Quickly, we tore open the shrink-wrapped pallet and pulled books for David’s gift shop. He handed me the bags and postcards we’d had printed up weeks before and shipped in anticipation of the big festival weekend.
Back in the truck, this time sneaking up the back streets and pulling through the alley just near where Lenny’s booth was on Main Street (Lenny’s booth is ALWAYS in the same place). Grab books, bags, and cards and skate through the catwalk to be greeted with more big smiles and heart warming hugs. “Get to the park, you’re missing sales!” Lenny ordered with a big cheesy grin…and so we did. All the stars seemed to be aligning just right, as we were escorted to the perfect spot for our booth at the corner of James Dean Blvd and Mercury Ln in Playacres Park, right by the grand pavillion…shaded by century old trees and a perfect view of all the old Mercs. Set-up went fast and soon we were sitting back with a rootbeer float, admiring each and every classic car that paraded through (we can’t get rootbeer in Greece, so this is bliss). They had over 1500 classic cars attend the James Dean Run this year! Sales were light that first day, but plenty of friendly faces and people to chat with while we relaxed from the excitement of the morning.
Saturday started with cloudy skies, followed by drizzle and then rain (seemingly, there is always rain on one day of the festival)…but the heavens turned blue and the crowds filled the park. Alex and I had 2 special groups of visitors, one who traveled all the way from nearly Kansas, and the other all the way from St. Louis, JUST TO SEE US! We saw many friends that day, old and new. It was incredibly nice and the book sales were fast and furious! David Garry interviewed me for his Deaners documentary and a couple of other interviews as well. We were exhausted by nightfall, and as the park crowds thinned, we managed to get uptown to see the carnival and last bit of the James Dean look-alike contest.
Sunday came, the preacher at the pavillion had just concluded a song about “a blue bird in every tree…” and the crowds began to return. Some stopped to chat and others headed straight for the food booths, seeking out what I termed “the balanced meal”…a breaded pork tenderloin as big as you head in one hand, and a sugar-coated elephant ear in the other! More friends came to visits us, all the way from Paxton, IL where I was born and raised. It was another great day and the festival came to a slow close, no one really wanting it to be over so soon.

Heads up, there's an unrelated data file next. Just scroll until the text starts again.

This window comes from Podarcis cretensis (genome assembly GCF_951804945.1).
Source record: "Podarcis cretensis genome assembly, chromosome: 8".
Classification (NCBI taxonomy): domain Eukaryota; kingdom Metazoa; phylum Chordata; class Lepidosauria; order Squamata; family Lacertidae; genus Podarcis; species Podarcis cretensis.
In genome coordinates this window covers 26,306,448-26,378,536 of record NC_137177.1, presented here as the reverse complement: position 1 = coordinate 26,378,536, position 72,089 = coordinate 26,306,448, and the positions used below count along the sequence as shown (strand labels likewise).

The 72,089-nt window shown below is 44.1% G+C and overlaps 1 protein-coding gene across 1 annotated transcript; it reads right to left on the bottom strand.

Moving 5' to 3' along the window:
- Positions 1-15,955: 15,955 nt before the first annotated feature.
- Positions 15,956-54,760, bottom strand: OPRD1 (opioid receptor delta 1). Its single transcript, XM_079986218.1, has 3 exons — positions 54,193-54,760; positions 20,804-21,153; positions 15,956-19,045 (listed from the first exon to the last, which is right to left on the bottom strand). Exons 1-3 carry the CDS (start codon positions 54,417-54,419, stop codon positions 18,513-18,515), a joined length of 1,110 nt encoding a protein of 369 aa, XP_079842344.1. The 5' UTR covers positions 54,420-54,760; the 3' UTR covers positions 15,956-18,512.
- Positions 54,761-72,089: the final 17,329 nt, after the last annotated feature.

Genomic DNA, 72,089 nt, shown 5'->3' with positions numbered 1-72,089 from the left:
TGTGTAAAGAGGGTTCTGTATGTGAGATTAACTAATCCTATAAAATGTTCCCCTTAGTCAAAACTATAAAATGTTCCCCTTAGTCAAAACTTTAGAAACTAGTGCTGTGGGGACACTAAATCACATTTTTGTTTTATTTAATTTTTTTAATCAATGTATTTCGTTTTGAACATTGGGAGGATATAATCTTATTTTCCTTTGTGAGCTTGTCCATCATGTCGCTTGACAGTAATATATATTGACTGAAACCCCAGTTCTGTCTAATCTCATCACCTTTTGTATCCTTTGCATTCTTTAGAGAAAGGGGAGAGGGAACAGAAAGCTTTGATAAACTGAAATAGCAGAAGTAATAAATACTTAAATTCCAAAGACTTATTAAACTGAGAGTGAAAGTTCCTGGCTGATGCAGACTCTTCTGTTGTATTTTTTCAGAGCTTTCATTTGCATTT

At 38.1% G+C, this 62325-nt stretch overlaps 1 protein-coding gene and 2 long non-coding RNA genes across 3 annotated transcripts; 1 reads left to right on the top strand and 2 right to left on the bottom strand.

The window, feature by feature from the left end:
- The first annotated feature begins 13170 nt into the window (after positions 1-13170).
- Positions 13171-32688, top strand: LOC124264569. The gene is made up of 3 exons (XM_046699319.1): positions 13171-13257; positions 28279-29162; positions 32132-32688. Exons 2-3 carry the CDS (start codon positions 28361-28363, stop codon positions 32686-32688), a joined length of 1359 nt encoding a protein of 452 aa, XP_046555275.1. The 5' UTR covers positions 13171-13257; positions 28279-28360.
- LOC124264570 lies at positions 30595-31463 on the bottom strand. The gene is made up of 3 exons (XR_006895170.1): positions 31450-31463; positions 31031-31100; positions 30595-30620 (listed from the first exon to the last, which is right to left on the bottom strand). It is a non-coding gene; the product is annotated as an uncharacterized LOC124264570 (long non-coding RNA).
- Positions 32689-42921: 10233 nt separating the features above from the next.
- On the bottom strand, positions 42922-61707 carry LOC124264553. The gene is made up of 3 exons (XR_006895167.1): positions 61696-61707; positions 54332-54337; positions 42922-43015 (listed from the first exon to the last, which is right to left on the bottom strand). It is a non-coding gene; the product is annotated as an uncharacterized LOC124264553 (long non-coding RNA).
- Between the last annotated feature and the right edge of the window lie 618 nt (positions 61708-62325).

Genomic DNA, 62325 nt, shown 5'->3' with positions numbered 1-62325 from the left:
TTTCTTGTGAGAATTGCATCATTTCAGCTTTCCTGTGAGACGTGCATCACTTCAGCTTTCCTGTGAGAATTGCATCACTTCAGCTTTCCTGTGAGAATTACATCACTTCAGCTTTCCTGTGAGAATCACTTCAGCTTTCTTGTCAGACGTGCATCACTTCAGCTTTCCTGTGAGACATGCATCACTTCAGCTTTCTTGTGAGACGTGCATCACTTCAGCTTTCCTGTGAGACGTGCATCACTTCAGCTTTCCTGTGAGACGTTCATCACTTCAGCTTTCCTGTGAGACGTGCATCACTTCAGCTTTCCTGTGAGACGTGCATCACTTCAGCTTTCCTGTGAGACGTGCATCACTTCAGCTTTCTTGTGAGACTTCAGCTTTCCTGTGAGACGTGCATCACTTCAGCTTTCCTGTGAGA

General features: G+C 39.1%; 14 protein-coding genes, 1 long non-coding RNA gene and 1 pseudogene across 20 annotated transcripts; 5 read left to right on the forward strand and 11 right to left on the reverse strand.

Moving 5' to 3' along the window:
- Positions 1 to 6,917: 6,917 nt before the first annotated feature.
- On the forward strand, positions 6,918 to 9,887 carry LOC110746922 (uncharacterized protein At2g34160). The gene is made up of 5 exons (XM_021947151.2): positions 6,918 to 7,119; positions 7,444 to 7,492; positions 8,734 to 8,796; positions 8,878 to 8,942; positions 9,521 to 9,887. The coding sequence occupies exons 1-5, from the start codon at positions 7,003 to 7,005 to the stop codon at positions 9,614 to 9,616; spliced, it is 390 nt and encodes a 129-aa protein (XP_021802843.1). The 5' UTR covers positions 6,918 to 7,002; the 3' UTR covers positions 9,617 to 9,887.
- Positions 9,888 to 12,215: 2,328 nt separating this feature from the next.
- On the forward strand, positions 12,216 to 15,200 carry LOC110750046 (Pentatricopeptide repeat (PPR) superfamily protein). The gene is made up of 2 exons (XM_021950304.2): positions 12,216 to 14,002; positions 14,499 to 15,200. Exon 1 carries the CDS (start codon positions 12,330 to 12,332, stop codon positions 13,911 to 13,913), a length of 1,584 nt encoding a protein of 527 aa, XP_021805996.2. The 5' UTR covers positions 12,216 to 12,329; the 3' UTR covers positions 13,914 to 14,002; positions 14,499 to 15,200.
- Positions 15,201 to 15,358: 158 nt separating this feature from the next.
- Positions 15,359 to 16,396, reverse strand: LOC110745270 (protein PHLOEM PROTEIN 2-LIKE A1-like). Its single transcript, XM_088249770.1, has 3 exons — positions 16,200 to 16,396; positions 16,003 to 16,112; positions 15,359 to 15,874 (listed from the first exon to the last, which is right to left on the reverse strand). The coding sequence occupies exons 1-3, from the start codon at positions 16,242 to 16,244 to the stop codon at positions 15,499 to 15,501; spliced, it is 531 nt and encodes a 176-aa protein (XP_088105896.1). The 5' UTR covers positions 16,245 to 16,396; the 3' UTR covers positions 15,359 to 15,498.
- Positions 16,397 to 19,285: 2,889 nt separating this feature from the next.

The following days were filled with fun and relaxation as we finally got a chance to talk with the many people gathered for the weekend and staying over for the the 60th anniversary memorial of James Dean’s death. I finally got to meet the charming Lew Bracker who was Jim’s best friend in California, wrote a book about it called Jimmy and Me, and with whom I corresponded for months over the recipe he contributed to my book. Lew gave me the recipe for his mother’s “Jewish Meatballs” which Jimmy loved and Lew’s daughters confirmed was still a family favorite.
He’s a Rebel was #1 on the Billboard Hot 100 in 1962. It is credited to The Crystals (but in reality, they were on tour at the time of it’s recording…Phil Spector had used a Los Angeles group called The Blossoms, lead by Darlene Love for the actual recording. The Crystals had to hire 15-year old LaLa Brooks as new lead singer to handle the vocals for their live tours).
We had the priv
ilege of being taken by David Loehr to the nearby town of Marion for a preview of his 9 month labor of love, the James Dean Birth Site Memorial…a gleaming black granite monument, etched with images of Jim and the house that had long since disappeared, placed in the center of a 24′ circle (representing his 24 years), surrounded by 7 thick Cypress trees (for the 7-gabled house), and a lush green lawn. The 3 benches (representing each of his 3 big films) had not yet arrived, but the space brought an air of dignity to the once abandoned lot.
Upon returning to Fairmount we prepared ourselves for our evening plans…a writing workshop with the legendary Pamela Des Barres ( famous groupie and author of I’m With the Band). I was nervous, but Pamela (whom I’ve known and loved for many years) put the whole room at ease and set us to our writing tasks. It was a small group of about a dozen of us and I was astounded by the amount of talent gathered around that table. We laughed…we cried (a lot)…and we shared our innermost thoughts. We left feeling a close bond with our fellow writers.